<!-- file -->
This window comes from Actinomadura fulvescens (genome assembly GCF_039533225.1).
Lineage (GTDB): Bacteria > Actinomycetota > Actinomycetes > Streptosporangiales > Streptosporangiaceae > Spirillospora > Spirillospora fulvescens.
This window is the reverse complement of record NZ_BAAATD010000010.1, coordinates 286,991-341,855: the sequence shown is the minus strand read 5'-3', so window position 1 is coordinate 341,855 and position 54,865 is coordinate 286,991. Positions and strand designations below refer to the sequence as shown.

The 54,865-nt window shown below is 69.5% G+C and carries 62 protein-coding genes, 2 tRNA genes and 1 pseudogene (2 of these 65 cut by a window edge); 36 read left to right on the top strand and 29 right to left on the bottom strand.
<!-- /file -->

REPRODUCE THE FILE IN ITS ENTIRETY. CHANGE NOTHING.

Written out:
This window comes from Actinomadura fulvescens (genome assembly GCF_039533225.1).
Lineage (GTDB): Bacteria > Actinomycetota > Actinomycetes > Streptosporangiales > Streptosporangiaceae > Spirillospora > Spirillospora fulvescens.
This window is the reverse complement of record NZ_BAAATD010000010.1, coordinates 286,991-341,855: the sequence shown is the minus strand read 5'-3', so window position 1 is coordinate 341,855 and position 54,865 is coordinate 286,991. Positions and strand designations below refer to the sequence as shown.

The 54,865-nt window shown below is 69.5% G+C and carries 62 protein-coding genes, 2 tRNA genes and 1 pseudogene (2 of these 65 cut by a window edge); 36 read left to right on the top strand and 29 right to left on the bottom strand.